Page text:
'Manifest' Season 2: Can the show avoid the mistakes that 'Lost' made?

Many viewers were disappointed with 'Lost' after the third season. They felt that the writers had lost their grip on the show and that it was all over the place


                            'Manifest' Season 2: Can the show avoid the mistakes that 'Lost' made?
Ben Stone and Jack Shepherd (NBC/ABC)

Spoiler alert for 'Lost' and 'Manifest'

As far as television series go, 'Lost' was a phenomenon. It changed TV as we knew it and sparked an interest in fans like no TV show ever had. Reddit threads, podcasts, blogs and more popped up to discuss the show's mythology and hints. Even today, these discussions flourish. 

But somewhere along the way, 'Lost' lost its way (yes, pun intended) and by the sixth season — the final one — and many viewers started finding it tiresome. There were quite a few reasons for this.

Nevertheless, the influence of 'Lost' can be seen on many shows on TV now, like 'This is Us', 'The Good Place' and especially 'Manifest'. When 'Manifest' debuted on NBC last year, many called it the second coming of 'Lost'. After all, the shows had nearly a similar starting premise.

On one, a plane crashes on a remote island and its survivors have to learn to live together. On the other, a plane goes missing only to return five-and-a-half years later — only for the passengers, no time had passed.

But what happened to 'Lost'? What made viewers abandon the show, and even turn on it? And by looking at the mistakes of the ABC show, can 'Manifest' avoid those same mistakes? Granted, 'Manifest' is only in its second season so far — 'Lost' wandered somewhere during Season 4 (or 3, depending on whom you're asking).

A still from 'Lost' (ABC)

For many viewers, the supernatural elements of 'Lost' played a big part in their growing disappointment with the show. They felt that by employing the supernatural, the show had done a bad job in explaining what was going on. This, of course, is especially prominent with their opinion about the Smoke Monster, and they felt by making Jacob out to be the Smoke Monster, the writers took an easy route to answer some questions.

Of course, some of the revelations do not make sense when you rewatch the show — in the sense that the answers did not "fit" the mysteries 'Lost' raised in its first couple of seasons — and it felt like much of the story was being made up on the go.

Some viewers felt that the writers' intense engagement with the fans of the show, in the beginning, might have played into the downfall of the show. For instance, when many fans guessed that the island was purgatory, the writers denied it. However, with the flash-sideways, it felt like the writers wanted to use that idea, but could not because they had earlier denied it.

Simply put, midway through the show, it felt like the writers had lost their grip on what they started with and the show felt like it was all over the place. The question, now, is whether 'Manifest' can avoid those mistakes and manage to end satisfactorily.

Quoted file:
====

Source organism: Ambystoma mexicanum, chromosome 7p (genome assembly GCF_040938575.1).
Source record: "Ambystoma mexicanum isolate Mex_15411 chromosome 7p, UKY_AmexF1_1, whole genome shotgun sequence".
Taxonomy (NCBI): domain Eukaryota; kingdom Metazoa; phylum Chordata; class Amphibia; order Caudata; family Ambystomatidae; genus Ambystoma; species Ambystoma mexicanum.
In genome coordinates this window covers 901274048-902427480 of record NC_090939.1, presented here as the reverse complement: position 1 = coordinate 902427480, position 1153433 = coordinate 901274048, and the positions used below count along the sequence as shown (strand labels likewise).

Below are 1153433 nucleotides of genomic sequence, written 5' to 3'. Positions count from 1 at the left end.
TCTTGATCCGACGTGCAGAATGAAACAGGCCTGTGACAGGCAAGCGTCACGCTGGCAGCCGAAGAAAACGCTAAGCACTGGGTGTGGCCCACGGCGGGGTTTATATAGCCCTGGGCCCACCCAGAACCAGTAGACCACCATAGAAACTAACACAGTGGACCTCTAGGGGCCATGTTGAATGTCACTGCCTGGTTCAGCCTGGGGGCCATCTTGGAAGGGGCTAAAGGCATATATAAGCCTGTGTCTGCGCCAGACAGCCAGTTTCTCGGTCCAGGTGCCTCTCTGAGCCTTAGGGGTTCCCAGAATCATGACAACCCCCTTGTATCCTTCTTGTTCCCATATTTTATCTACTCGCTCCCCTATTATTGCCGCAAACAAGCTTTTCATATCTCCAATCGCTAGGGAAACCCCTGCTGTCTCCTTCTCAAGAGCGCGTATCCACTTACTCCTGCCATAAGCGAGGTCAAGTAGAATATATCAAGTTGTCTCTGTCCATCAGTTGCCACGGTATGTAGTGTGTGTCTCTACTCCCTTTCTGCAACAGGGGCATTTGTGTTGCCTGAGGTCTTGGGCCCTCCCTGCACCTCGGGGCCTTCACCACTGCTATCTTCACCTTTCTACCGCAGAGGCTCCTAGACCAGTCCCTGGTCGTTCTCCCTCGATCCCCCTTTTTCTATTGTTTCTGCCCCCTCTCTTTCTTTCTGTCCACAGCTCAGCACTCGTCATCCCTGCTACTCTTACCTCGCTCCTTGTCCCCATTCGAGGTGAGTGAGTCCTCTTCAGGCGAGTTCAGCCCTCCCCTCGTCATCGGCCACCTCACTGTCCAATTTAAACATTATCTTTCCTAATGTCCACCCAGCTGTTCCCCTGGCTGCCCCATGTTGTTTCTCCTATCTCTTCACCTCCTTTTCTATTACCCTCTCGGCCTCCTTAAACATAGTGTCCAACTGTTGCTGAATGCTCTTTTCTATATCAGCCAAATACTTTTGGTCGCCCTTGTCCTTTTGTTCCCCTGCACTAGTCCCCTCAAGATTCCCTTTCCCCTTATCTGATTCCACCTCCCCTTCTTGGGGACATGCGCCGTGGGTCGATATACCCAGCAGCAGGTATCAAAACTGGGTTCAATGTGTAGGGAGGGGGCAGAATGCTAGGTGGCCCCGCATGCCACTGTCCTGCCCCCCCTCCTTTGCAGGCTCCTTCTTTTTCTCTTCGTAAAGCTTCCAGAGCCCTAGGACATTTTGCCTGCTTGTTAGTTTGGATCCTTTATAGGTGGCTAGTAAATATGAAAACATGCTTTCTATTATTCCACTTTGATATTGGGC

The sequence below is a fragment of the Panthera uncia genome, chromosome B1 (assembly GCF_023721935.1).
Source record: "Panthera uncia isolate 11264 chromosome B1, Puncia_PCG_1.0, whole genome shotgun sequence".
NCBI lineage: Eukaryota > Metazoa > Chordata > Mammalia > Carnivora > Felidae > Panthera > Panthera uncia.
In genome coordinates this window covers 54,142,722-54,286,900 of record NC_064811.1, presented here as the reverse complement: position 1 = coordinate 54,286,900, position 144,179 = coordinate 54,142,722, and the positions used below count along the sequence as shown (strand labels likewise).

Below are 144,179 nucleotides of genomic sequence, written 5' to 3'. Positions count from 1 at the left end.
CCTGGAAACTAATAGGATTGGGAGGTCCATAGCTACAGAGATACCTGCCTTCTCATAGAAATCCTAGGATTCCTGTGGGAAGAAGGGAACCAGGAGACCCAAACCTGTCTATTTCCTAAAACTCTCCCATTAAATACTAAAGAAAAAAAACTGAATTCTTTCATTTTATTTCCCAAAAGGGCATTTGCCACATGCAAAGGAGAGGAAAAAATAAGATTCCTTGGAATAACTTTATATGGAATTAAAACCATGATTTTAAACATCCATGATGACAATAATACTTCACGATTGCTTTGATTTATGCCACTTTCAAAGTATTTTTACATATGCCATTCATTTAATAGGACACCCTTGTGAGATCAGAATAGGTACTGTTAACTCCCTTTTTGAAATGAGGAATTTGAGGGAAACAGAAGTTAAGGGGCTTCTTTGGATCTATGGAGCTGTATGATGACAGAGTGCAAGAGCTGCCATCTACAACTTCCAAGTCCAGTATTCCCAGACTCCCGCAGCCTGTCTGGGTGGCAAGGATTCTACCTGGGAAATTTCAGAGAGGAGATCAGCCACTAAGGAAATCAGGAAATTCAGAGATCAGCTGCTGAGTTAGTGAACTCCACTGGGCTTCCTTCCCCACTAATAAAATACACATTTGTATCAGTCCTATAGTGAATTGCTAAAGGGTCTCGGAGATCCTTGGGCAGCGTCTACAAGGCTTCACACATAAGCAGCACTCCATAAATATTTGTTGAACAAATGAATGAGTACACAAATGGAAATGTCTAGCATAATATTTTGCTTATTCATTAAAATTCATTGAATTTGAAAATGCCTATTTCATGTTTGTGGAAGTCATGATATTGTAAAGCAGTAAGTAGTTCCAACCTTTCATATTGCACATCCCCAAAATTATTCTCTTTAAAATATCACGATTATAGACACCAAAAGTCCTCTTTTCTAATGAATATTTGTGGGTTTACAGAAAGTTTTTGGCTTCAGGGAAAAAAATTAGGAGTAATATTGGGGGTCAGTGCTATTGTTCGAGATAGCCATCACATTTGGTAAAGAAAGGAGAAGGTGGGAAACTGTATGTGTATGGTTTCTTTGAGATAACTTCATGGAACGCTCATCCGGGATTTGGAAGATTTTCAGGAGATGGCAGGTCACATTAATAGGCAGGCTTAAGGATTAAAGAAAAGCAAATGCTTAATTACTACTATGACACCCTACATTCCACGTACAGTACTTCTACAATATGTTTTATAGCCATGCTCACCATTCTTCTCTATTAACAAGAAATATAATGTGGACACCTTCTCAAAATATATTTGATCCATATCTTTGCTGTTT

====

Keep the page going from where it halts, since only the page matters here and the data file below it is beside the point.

As we said, it is still too early on in the show's life to determine whether 'Manifest' will unravel as 'Lost' did. That said, a certain storyline in the current season seems to be headed that way.

A still from 'Manifest' (NBC)

When Olive Stone (Luna Blaise) and TJ Morrison (Garrett Weaving) discover that a man named Yusuv Al-Zuras went through the same thing that the 828 passengers did, it led to TJ looking for more information about Al-Zuras.

TJ finds Al-Zuras's ancient manuscript and has it sent to Ben Stone's (Josh Dallas) office. At the end of last week's episode, Ben looks through it and finds a drawing that seems to predict him carrying Olive out of the burning building. Then, the book begins to glow brightly.

Now, Ben is starting to look like he might be divine, which is the very thing he does not believe and angers about Adrian's sermons about the 828 passengers being more than humans.

Yes, the plot is still in its early stages and we have not seen how it plays out. But when a main character's convictions are being tested, it feels a little odd to see the show pivoting on said character's said convictions. It's a minor thing, but minor things snowball into what eventually made 'Lost' end badly.

While 'Manifest' employed fantasy elements right from the beginning, 'Lost' added more and more as each season went on, so this perhaps works well in 'Manifest's' favor. The callings were never explained to be a scientific phenomenon, though 'Manifest' does try to explain it through a "genetic anomaly."

So far, the writers have a handle on what's going on. Showrunner and creator Jeff Rake also said he has a plot in mind for four more seasons of 'Manifest'. How the Al-Zuras plotline pans out will determine how well 'Manifest' avoids the bumps on the road that 'Lost' could not.

'Manifest' airs on NBC on Monday at 10 pm/9c. The next episode will air on March 2.

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